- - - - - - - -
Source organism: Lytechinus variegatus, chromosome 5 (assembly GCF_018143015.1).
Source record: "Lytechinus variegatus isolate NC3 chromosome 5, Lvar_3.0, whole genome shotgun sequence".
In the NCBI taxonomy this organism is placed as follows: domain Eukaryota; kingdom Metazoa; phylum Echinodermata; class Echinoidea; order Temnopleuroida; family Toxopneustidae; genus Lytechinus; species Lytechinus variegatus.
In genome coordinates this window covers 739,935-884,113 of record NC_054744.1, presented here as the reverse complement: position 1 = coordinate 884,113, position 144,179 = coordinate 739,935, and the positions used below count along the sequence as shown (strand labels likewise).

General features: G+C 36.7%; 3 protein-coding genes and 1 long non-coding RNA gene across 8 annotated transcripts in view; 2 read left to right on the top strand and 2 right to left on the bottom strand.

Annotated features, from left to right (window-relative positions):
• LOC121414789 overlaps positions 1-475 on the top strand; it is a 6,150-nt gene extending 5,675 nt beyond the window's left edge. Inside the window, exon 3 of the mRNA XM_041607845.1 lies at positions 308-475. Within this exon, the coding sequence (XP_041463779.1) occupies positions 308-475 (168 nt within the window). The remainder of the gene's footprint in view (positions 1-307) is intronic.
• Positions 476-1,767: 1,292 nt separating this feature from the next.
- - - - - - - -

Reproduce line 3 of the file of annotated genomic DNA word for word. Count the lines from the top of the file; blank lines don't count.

In the NCBI taxonomy this organism is placed as follows: domain Eukaryota; kingdom Metazoa; phylum Echinodermata; class Echinoidea; order Temnopleuroida; family Toxopneustidae; genus Lytechinus; species Lytechinus variegatus.